Champion (train) - History - Atlantic Coast Line

Atlantic Coast Line

The Champion started as a daily service of the Atlantic Coast Line Railroad (ACL) in 1939, competing with the Silver Star and Silver Meteor of the Seaboard Air Line (SAL) on the New York–Florida route. Initially just a New York-Miami service, the ACL added a St. Petersburg train in 1941 once enough streamlined equipment was available. The two trains were called the Tamiami Champion (West Coast), which ran from New York to St. Petersburg and the Tampa Bay area, and the Tamiami Champion (East Coast), which ran from New York to Miami, Florida. In 1943 the names became East Coast Champion and West Coast Champion.

Southbound trains originated in New York's Pennsylvania Station, and traveled south over the Pennsylvania Railroad-owned Northeast Corridor through Philadelphia, Pennsylvania to Washington, D.C. There, a radio-equipped lounge car was added to the train. Leaving Washington, trains used the Richmond, Fredericksburg and Potomac Railroad to Richmond, Virginia, the north end of the ACL's main line. From Richmond, trains followed the Atlantic coast through Charleston, South Carolina and Savannah, Georgia to Jacksonville, Florida. Here the trains split, with the West Coast trains moving south then west through DeLand and Sanford on ACL rails to the Tampa Bay-St. Petersburg area, while East Coast trains turned south south-east to run along Florida's east coast to Miami via the Florida East Coast Railway.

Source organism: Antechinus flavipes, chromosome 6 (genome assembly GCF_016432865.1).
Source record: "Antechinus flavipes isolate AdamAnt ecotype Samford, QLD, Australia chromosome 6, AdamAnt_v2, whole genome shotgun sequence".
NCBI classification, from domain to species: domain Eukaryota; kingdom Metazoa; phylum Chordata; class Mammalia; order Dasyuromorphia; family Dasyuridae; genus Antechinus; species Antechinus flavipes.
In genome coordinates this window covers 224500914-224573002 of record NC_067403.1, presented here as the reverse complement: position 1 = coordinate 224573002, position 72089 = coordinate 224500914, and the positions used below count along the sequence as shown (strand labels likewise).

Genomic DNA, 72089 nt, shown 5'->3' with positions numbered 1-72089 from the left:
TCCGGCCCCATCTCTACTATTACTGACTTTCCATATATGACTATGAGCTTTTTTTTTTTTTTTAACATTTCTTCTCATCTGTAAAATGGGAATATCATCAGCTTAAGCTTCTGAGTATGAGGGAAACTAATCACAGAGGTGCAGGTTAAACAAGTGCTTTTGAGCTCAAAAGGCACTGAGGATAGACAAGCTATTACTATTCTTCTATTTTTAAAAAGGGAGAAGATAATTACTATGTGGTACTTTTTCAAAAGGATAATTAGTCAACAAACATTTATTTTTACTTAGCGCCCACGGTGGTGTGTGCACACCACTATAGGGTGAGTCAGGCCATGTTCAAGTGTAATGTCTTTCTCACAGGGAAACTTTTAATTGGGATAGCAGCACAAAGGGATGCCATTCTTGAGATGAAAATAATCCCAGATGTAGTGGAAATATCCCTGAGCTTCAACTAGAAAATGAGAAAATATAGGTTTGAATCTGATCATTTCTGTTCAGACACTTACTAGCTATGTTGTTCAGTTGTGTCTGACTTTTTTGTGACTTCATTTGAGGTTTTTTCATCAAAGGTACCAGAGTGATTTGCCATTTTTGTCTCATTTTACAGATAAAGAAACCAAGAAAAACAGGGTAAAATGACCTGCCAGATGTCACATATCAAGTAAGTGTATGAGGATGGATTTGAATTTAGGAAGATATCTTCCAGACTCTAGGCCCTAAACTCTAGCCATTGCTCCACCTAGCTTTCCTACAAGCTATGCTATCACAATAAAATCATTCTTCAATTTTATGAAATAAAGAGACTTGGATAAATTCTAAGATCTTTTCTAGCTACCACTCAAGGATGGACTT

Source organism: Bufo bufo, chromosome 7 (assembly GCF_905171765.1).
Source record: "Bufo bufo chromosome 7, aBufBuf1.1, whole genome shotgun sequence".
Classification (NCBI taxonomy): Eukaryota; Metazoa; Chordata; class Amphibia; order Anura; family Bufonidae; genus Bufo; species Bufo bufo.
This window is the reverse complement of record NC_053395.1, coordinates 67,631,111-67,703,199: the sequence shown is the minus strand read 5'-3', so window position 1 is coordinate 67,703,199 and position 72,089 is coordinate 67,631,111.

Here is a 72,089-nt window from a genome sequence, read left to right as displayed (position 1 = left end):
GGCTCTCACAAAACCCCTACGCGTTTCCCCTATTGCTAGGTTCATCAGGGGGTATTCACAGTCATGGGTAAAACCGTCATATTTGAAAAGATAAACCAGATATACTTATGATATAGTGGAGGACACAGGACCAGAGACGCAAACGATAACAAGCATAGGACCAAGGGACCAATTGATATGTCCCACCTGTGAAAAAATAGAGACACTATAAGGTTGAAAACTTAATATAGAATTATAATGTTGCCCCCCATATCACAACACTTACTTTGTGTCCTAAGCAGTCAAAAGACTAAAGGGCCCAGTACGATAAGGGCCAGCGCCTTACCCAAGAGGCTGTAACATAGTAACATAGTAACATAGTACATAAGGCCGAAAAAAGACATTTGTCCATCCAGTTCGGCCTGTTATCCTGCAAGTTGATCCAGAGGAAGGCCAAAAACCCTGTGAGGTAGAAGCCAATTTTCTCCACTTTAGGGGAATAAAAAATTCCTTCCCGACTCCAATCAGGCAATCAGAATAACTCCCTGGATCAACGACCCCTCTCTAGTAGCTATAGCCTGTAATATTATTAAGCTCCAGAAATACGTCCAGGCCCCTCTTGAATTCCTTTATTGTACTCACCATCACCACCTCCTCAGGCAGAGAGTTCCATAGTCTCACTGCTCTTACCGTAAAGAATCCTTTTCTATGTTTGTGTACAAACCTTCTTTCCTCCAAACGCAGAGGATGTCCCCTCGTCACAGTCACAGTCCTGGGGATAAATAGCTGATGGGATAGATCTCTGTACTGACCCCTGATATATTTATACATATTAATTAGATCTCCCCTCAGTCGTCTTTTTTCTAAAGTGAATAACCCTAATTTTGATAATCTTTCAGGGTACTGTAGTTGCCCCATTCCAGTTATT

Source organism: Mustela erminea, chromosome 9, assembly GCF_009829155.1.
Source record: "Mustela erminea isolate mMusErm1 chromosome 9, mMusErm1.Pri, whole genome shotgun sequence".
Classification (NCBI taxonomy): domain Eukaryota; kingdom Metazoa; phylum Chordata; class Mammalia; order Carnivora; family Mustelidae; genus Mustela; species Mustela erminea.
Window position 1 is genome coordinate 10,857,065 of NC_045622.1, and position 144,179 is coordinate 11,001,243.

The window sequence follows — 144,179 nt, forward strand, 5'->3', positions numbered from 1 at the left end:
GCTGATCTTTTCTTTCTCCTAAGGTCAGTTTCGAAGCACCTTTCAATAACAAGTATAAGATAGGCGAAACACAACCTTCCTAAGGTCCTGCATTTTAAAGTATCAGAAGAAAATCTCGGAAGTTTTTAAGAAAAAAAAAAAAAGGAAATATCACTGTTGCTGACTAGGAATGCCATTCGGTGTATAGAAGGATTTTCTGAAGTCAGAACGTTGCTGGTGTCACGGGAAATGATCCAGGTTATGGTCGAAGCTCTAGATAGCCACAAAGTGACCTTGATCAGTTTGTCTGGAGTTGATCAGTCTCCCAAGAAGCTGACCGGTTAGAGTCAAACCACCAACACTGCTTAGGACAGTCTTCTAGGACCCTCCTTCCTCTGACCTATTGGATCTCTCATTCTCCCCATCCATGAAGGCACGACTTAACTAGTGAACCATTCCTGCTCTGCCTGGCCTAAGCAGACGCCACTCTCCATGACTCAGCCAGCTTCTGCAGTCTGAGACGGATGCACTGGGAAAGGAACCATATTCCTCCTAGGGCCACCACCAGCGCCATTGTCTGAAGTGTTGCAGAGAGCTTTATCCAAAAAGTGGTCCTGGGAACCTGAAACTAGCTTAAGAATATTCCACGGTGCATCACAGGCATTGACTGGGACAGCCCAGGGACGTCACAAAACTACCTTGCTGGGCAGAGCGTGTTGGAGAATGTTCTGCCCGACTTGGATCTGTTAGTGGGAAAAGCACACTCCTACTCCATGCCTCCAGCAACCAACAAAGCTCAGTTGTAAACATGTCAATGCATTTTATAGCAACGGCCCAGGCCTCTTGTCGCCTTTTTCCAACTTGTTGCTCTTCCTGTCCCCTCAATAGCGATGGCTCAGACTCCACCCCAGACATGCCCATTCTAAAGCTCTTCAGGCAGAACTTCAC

In the pre-civil rights era, black passengers on the Champion and other trains in the South were restricted to the "colored" coach, a combination baggage/coach behind the diesel. African-Americans ate behind a curtain at two designated tables next to the kitchen of the dining car, but were barred from the observation-tavern-lounge on the rear of the train. Segregation on trains serving the South persisted even though the Interstate Commerce Commission, U. S. courts, and President Harry S. Truman's 1948 mandate (banning segregation in railroad dining cars) had ordered interstate carriers to desegregrate. Dining car stewards still refused to seat blacks and whites at the same table for many years afterwards.

In 1957 the West Coast Champion began hauling thru-cars for the City of Miami and South Wind streamliners to and from Chicago on its Jacksonville-Tampa/Sarasota leg via Orlando and its Jacksonville-St. Petersburg section via Gainesville and Ocala. During its long successful career the Champion network reached virtually every major city and resort in the Sunshine State except Florida Panhandle cities like Pensacola and Tallahassee, which were served by Seaboard's Jacksonville-New Orleans overnight Gulf Wind. The East Coast Champion ran up and down the Florida East Coast Railway stopping at popular east coast resorts while Gulf coast branch lines carried West Coast Champion thru-cars to Bradenton, Sarasota, Naples, Ft. Myers, and Venice.

From the outset, the Champion was an all-coach streamliner pulled by a diesel electric locomotive. Pullman sleeping cars were added a few years later. One Champion A-unit resides at the North Carolina Transportation Museum.

Read more about this topic:  Champion (train), History

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